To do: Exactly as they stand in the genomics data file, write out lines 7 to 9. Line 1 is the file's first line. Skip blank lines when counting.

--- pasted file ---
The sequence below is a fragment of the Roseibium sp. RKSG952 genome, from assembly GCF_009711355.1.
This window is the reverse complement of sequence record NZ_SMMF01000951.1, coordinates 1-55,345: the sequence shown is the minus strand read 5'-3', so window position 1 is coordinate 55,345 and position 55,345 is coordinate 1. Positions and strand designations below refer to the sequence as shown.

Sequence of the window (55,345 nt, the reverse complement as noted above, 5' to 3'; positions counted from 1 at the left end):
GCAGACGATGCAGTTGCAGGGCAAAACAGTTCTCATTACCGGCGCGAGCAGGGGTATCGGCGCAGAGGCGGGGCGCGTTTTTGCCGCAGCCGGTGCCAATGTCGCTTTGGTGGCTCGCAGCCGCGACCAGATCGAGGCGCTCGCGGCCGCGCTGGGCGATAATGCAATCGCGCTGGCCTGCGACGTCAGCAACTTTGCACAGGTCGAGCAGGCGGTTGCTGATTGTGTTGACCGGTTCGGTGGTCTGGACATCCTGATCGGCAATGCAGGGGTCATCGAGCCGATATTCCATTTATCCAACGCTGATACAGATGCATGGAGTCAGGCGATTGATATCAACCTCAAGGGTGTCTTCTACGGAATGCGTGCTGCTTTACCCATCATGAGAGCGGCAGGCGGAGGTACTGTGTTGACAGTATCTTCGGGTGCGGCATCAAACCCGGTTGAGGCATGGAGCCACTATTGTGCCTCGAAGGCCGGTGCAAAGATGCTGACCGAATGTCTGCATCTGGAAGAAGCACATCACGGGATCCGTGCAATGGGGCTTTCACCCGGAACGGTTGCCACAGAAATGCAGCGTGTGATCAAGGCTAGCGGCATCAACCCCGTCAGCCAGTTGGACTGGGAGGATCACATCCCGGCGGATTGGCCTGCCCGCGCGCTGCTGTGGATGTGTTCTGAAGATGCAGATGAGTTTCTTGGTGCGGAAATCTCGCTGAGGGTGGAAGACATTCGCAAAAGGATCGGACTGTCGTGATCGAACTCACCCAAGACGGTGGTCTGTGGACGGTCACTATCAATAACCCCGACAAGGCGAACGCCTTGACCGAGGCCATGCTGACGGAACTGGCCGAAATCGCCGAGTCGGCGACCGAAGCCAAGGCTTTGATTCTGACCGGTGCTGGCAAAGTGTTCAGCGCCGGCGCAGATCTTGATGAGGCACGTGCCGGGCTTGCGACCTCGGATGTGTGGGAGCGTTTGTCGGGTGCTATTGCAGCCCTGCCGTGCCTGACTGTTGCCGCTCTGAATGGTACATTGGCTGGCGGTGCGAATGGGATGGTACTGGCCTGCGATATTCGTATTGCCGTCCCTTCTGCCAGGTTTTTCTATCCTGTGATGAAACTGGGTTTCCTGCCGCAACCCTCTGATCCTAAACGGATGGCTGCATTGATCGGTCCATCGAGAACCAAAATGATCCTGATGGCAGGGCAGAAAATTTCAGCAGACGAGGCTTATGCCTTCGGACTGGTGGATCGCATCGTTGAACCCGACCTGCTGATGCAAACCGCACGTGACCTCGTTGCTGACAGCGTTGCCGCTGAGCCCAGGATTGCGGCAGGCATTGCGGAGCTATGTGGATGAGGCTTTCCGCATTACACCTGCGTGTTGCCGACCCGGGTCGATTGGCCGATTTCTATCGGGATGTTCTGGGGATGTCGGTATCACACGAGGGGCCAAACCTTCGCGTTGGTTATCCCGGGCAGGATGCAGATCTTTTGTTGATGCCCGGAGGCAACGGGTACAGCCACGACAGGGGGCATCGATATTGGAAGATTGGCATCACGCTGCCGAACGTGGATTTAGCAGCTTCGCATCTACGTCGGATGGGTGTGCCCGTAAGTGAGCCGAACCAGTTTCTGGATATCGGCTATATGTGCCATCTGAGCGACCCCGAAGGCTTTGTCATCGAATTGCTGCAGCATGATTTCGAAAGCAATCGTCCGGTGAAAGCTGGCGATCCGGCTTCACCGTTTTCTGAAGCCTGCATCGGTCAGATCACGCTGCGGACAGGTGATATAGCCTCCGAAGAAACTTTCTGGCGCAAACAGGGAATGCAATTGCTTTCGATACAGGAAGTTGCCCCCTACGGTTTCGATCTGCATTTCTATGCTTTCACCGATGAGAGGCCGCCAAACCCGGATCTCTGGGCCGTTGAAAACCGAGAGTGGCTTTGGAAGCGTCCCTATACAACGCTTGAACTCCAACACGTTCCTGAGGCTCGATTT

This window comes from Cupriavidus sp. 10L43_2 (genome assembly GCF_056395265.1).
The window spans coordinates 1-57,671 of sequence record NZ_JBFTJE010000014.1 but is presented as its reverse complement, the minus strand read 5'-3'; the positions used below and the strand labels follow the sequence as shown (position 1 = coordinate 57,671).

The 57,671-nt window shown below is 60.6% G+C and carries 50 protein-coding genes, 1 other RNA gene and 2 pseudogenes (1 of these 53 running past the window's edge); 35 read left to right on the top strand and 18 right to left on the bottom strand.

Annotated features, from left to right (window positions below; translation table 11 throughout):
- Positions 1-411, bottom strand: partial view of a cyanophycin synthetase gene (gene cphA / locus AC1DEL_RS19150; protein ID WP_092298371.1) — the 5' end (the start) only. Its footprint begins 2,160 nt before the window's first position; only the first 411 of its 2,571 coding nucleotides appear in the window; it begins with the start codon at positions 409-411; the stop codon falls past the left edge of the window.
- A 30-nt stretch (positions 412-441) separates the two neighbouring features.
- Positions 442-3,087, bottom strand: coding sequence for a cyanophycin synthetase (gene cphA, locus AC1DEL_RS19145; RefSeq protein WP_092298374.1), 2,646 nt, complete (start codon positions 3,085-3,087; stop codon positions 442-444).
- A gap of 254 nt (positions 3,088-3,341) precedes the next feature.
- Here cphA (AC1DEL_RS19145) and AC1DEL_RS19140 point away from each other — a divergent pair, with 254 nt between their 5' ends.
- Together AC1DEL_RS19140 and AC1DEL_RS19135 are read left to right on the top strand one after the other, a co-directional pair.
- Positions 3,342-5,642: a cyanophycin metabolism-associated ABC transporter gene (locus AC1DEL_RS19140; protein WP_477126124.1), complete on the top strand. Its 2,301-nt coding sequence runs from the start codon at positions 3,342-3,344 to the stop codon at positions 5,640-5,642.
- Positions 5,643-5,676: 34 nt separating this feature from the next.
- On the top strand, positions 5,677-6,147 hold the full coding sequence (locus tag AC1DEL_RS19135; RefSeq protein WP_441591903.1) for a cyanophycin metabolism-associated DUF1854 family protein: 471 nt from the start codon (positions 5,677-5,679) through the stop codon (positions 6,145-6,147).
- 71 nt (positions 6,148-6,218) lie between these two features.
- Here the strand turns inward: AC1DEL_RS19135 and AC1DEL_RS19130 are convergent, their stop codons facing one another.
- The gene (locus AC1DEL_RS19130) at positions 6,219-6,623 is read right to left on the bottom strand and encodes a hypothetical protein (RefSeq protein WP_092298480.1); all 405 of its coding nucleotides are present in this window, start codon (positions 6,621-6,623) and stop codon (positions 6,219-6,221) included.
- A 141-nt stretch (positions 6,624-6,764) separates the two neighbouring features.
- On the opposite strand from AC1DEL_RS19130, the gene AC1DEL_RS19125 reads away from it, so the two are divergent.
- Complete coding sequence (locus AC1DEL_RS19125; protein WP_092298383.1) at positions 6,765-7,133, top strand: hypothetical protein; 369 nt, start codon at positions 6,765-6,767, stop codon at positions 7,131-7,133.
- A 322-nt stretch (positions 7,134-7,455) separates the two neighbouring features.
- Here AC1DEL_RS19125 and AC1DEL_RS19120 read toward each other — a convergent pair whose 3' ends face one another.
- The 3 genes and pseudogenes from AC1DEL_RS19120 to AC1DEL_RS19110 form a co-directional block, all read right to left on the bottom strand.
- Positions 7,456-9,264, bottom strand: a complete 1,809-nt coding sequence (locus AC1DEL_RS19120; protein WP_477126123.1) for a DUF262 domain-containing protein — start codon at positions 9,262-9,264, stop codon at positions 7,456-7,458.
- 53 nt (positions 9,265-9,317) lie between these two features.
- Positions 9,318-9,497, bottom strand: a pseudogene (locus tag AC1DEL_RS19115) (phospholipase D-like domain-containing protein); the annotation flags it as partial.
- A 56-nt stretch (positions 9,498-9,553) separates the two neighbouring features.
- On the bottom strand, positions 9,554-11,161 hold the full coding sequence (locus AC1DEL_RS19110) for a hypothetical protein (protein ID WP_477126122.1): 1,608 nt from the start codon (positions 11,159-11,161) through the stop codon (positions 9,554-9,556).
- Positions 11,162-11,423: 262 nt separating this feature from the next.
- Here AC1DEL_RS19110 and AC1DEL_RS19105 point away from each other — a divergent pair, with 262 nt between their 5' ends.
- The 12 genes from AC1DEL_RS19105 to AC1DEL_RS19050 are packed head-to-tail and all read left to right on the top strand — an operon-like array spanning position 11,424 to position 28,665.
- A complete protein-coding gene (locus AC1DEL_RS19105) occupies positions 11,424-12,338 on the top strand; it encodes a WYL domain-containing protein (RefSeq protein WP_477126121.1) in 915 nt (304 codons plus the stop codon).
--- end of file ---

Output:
The 57,671-nt window shown below is 60.6% G+C and carries 50 protein-coding genes, 1 other RNA gene and 2 pseudogenes (1 of these 53 running past the window's edge); 35 read left to right on the top strand and 18 right to left on the bottom strand.

Annotated features, from left to right (window positions below; translation table 11 throughout):
- Positions 1-411, bottom strand: partial view of a cyanophycin synthetase gene (gene cphA / locus AC1DEL_RS19150; protein ID WP_092298371.1) — the 5' end (the start) only. Its footprint begins 2,160 nt before the window's first position; only the first 411 of its 2,571 coding nucleotides appear in the window; it begins with the start codon at positions 409-411; the stop codon falls past the left edge of the window.